Heatwave in England: – – Chicks falling from the sky

Extreme weather continues to hit the UK, and the UK did not immediately get rid of rising temperatures.

The country’s meteorological agency, The Met Office, has extended a hazard warning to life and health.

They stated that the heatwave would probably continue into next week.

“Temperatures will rise again later this week, and will most likely peak on Monday or Tuesday. After that, high values ​​may fall,” the agency said in a statement.

First, the UK must brace itself: This weekend, temperatures are expected to creep up to 40 degrees.

Health authorities “pushed to breaking point”, the newspaper wrote Independent. Hospitals and ambulance services have announced black alarms – the highest level of preparedness.

The reason for this is the sharp increase in patients in emergency rooms, caused by a combination of extreme heat and coronavirus-related absences.

Health authorities have gone so far as to prevent people from seeking emergency care as capacity has been blown. Only persons in danger of death are encouraged to call emergency numbers.

In addition, leaders in the health sector warn that high temperatures create problems with poorly equipped hospitals’ storage of medicines.

So far, the consequences are far-reaching – and not just for humans.

SPANISH: Spain has been ravaged by an intense heat wave that has caused several wildfires. Videos: AP
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– Don’t throw it in the air

According to Swifts UK, a group dedicated to sailing birds, many chicks fell from the sky due to the heat wave.

They advise people not to toss it in the air or keep it away from windows, writes Sky News.

“The bird can be placed in the palm of your hand and held at shoulder height to see if it will fly, but if not, it CANNOT be tossed into the air,” the group wrote. Twitter.

The group also says that you should not feed the birds, but rather contact an expert who can take care of them.

Train tracks on fire

The country’s public transportation is also not spared from the forces of extreme weather.

Two days ago, the logs took the railroad track that crossed the bridge south of the London lighthouse. It may have been the result of sparks carried by the wind from elsewhere, according to rail company Network Rail.

TRAIN LIGHT: This is what it looked like when it started to catch fire on a train track in south London earlier this week. Photo: Network Rail
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The heat also has the potential to cause the rails to expand or warp. Therefore, the company has introduced speed limits in some places, writes Independent.

“Due to the extremely high temperatures expected this week, our weather team will be monitoring exposed areas to ensure that trains can be operated in a safe and predictable manner for passengers,” a Network Rail spokesman said Monday, according to the newspaper. .

– Don’t leave the children outside

Even people who are not at risk could fall ill or die, health authorities warn.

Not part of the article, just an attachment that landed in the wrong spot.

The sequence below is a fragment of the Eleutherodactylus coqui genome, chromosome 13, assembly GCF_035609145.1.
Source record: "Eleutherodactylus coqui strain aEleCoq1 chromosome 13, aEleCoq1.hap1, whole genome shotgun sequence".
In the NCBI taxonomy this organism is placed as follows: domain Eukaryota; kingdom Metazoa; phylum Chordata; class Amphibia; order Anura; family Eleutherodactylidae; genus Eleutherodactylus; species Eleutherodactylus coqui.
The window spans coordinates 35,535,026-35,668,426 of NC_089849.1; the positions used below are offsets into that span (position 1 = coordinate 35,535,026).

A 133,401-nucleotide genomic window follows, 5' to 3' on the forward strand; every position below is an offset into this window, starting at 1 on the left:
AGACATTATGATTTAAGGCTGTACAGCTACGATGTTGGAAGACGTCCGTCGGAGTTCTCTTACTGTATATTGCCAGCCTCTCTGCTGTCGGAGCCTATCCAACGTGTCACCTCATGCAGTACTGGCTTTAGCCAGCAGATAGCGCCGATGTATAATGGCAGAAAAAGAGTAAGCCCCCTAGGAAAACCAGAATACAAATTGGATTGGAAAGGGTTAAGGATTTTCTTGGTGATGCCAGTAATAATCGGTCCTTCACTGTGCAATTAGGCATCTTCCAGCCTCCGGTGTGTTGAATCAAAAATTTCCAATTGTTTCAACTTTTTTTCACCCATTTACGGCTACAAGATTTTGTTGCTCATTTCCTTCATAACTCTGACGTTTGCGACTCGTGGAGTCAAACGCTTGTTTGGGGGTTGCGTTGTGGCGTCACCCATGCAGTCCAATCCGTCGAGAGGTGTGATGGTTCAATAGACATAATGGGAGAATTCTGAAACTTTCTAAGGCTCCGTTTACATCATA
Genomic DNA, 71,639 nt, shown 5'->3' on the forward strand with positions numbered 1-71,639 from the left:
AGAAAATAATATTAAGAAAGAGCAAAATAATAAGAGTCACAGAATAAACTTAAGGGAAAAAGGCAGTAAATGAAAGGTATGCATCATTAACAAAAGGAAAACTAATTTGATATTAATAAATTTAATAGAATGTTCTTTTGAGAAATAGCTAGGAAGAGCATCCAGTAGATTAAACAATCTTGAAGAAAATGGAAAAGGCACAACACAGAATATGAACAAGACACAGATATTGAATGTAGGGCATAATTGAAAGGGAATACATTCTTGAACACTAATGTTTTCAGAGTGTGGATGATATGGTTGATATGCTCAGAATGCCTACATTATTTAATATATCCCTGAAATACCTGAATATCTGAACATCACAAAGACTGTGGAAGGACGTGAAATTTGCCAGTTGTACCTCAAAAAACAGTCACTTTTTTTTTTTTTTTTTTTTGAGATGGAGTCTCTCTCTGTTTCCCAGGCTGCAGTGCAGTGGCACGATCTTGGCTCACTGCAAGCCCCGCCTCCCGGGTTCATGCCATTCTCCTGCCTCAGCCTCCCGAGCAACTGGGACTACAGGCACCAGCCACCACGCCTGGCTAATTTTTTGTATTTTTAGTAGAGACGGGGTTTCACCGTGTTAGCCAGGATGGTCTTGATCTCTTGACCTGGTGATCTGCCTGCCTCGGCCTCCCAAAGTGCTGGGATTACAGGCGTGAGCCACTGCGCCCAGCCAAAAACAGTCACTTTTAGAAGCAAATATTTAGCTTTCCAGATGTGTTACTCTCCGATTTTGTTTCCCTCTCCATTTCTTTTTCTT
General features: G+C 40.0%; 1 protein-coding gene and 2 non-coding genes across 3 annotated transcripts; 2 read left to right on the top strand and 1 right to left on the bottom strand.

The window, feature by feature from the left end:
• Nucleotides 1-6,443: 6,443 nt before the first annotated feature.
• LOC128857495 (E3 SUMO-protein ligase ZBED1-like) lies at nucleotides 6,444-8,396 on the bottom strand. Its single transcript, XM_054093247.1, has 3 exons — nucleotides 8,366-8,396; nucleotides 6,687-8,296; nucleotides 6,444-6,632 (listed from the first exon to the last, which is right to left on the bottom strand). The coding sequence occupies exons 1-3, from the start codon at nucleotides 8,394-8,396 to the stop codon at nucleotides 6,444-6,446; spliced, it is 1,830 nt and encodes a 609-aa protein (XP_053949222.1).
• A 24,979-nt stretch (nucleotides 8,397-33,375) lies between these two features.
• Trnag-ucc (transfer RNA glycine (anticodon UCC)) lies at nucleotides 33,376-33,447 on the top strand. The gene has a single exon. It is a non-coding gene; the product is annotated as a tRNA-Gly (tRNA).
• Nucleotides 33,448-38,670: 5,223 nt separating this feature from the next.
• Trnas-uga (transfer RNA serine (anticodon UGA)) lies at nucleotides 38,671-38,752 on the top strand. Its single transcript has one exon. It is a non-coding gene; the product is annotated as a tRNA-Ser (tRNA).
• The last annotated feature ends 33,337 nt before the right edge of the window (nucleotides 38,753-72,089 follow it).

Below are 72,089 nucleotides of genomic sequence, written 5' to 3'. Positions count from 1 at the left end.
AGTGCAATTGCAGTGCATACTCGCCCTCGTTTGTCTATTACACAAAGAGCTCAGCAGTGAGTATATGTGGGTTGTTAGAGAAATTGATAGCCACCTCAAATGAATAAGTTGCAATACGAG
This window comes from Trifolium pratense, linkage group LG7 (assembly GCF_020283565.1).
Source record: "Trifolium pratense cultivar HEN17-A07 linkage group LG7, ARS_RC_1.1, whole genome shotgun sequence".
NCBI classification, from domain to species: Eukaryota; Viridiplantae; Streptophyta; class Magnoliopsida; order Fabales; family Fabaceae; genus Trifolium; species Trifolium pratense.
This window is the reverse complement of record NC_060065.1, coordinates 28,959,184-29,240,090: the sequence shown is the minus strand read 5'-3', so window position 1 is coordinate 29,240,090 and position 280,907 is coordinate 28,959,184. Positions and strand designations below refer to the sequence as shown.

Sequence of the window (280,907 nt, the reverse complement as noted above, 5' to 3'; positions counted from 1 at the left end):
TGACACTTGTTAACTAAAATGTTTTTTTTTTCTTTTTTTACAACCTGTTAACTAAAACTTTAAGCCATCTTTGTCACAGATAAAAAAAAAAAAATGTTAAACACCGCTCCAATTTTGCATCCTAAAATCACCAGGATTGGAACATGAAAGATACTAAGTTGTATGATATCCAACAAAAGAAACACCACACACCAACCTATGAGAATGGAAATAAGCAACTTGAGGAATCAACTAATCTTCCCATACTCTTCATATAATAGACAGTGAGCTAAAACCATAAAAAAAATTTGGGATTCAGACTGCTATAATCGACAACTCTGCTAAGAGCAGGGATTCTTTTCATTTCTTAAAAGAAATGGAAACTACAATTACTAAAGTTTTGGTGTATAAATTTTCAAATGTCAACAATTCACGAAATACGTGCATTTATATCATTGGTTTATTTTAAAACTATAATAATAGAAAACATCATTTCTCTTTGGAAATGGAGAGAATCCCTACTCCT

On Sunday, parents in London and the south-east of the country were asked to keep their children indoors to protect them from the heat.

FLOCKS TO THE SEA: England's beaches are full of people who need to cool off in the heat of the day.  Here from West Sussex in the UK on a Sunday.  Photo: Photo of Pa / Gareth Fuller

FLOCKS TO THE SEA: England’s beaches are full of people who need to cool off in the heat of the day. Here from West Sussex in the UK on a Sunday. Photo: Photo of Pa / Gareth Fuller
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– Don’t leave your children in the sun for long periods of time – and never leave them in the car on a hot day. Relaxing in the shade and cooling off in a cool place is important, writes the health office Twitter.

Air masses from Europe or North America

Heat waves are getting warmer, longer and more frequent as a result of climate change.

“Climate change has caused a complete paradigm shift for summer, and has turned what were previously considered extraordinary temperatures into something to be expected and frequent,” said climatologist Friedrike Otto at Imperial College London. Security.

SECOND: A woman in Belfast in Northern Ireland gives her dog water when it's hot.  Photo: Pa / Lieam McBurney Foto Photo

SECOND: A woman in Belfast in Northern Ireland gives her dog water when it’s hot. Photo: Pa / Lieam McBurney Foto Photo
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Over the last three decades, the average temperature in the UK has increased by 0.9 degrees. Since 1884, the ten warmest years have been measured after 2002, according to BBC.

The ongoing heatwave in the UK is set to be the hottest since 2018 – a summer that has also occurred in Norway marked by countless record heats and severe droughts.

Throughout this week, currents of warm air will be carried by winds from North Africa and the Sahara desert and into Europe – first to France and Spain, before hitting the UK, wrote The Guardian’s climate editor.

Sophie Wilkinson

"Subtly charming web junkie. Unapologetic bacon lover. Introvert. Typical foodaholic. Twitter specialist. Professional travel fanatic."

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